First Patient Dosed in EO2401 Clinical Trial for Adrenal Tumors

Early this week, clinical-stage biopharmaceutical company Enterome announced that the first patient was dosed in a Phase 1/2 clinical trial. The SPENCER trial will evaluate EO2401 as a potential treatment for patients with adrenal tumors, particularly pheochromocytoma and adrenocortical carcinoma. Additionally, during the trial, researchers will analyze whether EO2401 can be used in conjunction with an immune checkpoint inhibitor (CPI) for ultimate patient benefit.

EO2401

Enterome utilized their proprietary OncoMimic platform to develop EO2401. But what are OncoMimics? Basically, these are microbiome-derived peptide antigens that imitate tumor antigens. By combining three OncoMimics from cancers like glioblastoma or pheochromocytoma, EO2401 drives the immune system to react and attack the tumor.

Researchers will test EO2401 in the Phase 1/2 SPENCER trial. The first patient was recently dosed. However, up to 72 patients with adrenal tumors will be dosed throughout the course of the study. During the trials, researchers will analyze the safety, efficacy, tolerability, and immunogenicity (ability to provoke an immune response) of EO2401.

Right now, there are few treatments for patients with adrenal tumors. In fact, surgery is usually the only option following diagnosis. As a result, additional treatments are needed to fulfill this unmet need.

Adrenal Malignancies

Adrenocortical Carcinoma

Doctors are unsure of the cause of adrenocortical carcinoma, a rare adrenal cancer causing excess hormone production. Patients often survive around 3-4 years following diagnosis. However, for patients with advanced adrenocortical carcinoma, the prognosis is poor. Survival rate in this group is less than 15% for a 5-year period.

Generally, patients will experience abdominal lumps, a feeling of fullness, and abdominal and back pain. However, other symptoms depend on which hormones are overproduced:

  • Cortisol
    • High blood pressure
    • Deepening voice
    • Genital inflammation
    • A round, full face
    • Unintended weight gain
    • High blood sugar
    • Muscle pain and weakness
    • A fatty lump on the neck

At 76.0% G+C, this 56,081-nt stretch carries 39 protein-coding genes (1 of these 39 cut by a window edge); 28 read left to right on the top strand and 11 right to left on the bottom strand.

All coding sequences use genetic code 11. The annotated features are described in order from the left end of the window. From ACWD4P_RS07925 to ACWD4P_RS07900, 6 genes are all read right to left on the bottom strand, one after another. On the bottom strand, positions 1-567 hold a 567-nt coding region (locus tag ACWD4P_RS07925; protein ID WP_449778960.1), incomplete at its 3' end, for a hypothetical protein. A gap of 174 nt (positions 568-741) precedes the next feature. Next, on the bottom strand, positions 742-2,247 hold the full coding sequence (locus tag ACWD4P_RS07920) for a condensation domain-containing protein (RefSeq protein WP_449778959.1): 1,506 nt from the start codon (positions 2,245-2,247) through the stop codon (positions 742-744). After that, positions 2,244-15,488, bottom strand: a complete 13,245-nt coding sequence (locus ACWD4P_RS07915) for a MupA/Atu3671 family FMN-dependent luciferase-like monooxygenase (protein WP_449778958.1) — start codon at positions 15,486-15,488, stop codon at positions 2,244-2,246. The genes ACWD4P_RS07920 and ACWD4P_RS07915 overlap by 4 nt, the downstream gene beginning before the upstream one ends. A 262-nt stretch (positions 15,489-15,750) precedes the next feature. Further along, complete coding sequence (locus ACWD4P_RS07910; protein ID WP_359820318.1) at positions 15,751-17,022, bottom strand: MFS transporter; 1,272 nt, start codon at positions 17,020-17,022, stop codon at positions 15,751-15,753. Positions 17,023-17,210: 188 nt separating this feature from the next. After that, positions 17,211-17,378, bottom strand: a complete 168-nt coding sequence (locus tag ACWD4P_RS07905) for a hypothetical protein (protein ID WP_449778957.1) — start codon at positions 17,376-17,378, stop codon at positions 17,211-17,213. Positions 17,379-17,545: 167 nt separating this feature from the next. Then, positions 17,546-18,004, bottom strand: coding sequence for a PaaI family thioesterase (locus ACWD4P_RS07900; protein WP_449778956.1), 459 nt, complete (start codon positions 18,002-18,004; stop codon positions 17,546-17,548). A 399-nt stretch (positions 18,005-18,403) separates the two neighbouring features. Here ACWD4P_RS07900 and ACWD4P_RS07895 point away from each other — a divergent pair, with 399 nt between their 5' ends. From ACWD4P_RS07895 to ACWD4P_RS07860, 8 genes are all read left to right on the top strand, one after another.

• Testosterone
    • Irregular menstrual cycles
    • Unintended weight gain
    • Random vaginal bleeding
    • Lowered sex drive
    • Male breast tissue growth
    • Impotence
  • Aldosterone
    • Frequent urination
    • Insatiable thirst
    • Muscle pain and weakness
    • High blood pressure
    • Acne
    • Female balding
    • Loss of menstrual cycle

Pheochromocytoma

Many pheochromocytomas, a rare adrenal tumor, are benign. However, these rare tumors can cause health problems throughout the body. A pheochromocytoma often appears randomly, although 25-35% of cases are attributed to gene mutations. The tumor appears from chromatin cells, which release hormones called catecholamines. These tumors affect males and females equally, and generally occur between the ages of 30 and 50.

While some patients will never experience symptoms, those who do might experience:

  • Dizziness
  • Headaches
  • Pale skin
  • Chest and abdominal pain
  • Nausea and vomiting
  • Excessive sweating
  • Gastrointestinal changes (diarrhea, constipation)
  • Muscle weakness
  • Fatigue
  • High blood pressure
  • Anxiety
  • Abnormal heartbeats
Jessica Lynn

Jessica Lynn

Jessica Lynn has an educational background in writing and marketing. She firmly believes in the power of writing in amplifying voices, and looks forward to doing so for the rare disease community.

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